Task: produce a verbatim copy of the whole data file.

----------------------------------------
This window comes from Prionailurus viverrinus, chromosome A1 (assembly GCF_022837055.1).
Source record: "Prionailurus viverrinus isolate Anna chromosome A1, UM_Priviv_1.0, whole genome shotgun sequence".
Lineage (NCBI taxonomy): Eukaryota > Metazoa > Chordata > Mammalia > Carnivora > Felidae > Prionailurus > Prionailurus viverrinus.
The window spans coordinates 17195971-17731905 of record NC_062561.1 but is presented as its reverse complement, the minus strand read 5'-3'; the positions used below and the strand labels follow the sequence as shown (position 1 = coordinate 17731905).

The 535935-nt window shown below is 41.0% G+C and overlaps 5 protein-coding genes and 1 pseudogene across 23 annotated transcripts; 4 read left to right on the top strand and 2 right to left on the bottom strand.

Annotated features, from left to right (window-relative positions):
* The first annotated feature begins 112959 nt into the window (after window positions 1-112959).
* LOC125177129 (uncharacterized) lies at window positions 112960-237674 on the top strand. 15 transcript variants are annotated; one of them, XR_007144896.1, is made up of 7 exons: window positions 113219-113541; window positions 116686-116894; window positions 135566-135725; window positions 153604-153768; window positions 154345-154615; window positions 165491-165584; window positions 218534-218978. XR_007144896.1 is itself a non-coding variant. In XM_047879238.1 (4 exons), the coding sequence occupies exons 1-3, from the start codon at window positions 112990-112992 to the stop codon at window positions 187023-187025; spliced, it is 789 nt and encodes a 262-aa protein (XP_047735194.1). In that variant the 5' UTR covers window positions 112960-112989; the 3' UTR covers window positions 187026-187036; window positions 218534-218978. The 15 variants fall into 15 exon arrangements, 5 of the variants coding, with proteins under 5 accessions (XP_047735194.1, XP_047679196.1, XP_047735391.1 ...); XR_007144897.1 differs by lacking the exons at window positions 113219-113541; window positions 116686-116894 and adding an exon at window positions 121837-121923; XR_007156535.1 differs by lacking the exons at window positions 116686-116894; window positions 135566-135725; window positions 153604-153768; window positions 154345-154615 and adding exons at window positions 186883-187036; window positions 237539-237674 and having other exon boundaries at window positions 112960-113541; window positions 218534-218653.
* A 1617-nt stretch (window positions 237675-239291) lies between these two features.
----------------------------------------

This window comes from Prionailurus viverrinus, chromosome A1 (assembly GCF_022837055.1).
Source record: "Prionailurus viverrinus isolate Anna chromosome A1, UM_Priviv_1.0, whole genome shotgun sequence".
Lineage (NCBI taxonomy): Eukaryota > Metazoa > Chordata > Mammalia > Carnivora > Felidae > Prionailurus > Prionailurus viverrinus.
The window spans coordinates 17195971-17731905 of record NC_062561.1 but is presented as its reverse complement, the minus strand read 5'-3'; the positions used below and the strand labels follow the sequence as shown (position 1 = coordinate 17731905).

The 535935-nt window shown below is 41.0% G+C and overlaps 5 protein-coding genes and 1 pseudogene across 23 annotated transcripts; 4 read left to right on the top strand and 2 right to left on the bottom strand.

Annotated features, from left to right (window-relative positions):
* The first annotated feature begins 112959 nt into the window (after window positions 1-112959).
* LOC125177129 (uncharacterized) lies at window positions 112960-237674 on the top strand. 15 transcript variants are annotated; one of them, XR_007144896.1, is made up of 7 exons: window positions 113219-113541; window positions 116686-116894; window positions 135566-135725; window positions 153604-153768; window positions 154345-154615; window positions 165491-165584; window positions 218534-218978. XR_007144896.1 is itself a non-coding variant. In XM_047879238.1 (4 exons), the coding sequence occupies exons 1-3, from the start codon at window positions 112990-112992 to the stop codon at window positions 187023-187025; spliced, it is 789 nt and encodes a 262-aa protein (XP_047735194.1). In that variant the 5' UTR covers window positions 112960-112989; the 3' UTR covers window positions 187026-187036; window positions 218534-218978. The 15 variants fall into 15 exon arrangements, 5 of the variants coding, with proteins under 5 accessions (XP_047735194.1, XP_047679196.1, XP_047735391.1 ...); XR_007144897.1 differs by lacking the exons at window positions 113219-113541; window positions 116686-116894 and adding an exon at window positions 121837-121923; XR_007156535.1 differs by lacking the exons at window positions 116686-116894; window positions 135566-135725; window positions 153604-153768; window positions 154345-154615 and adding exons at window positions 186883-187036; window positions 237539-237674 and having other exon boundaries at window positions 112960-113541; window positions 218534-218653.
* A 1617-nt stretch (window positions 237675-239291) lies between these two features.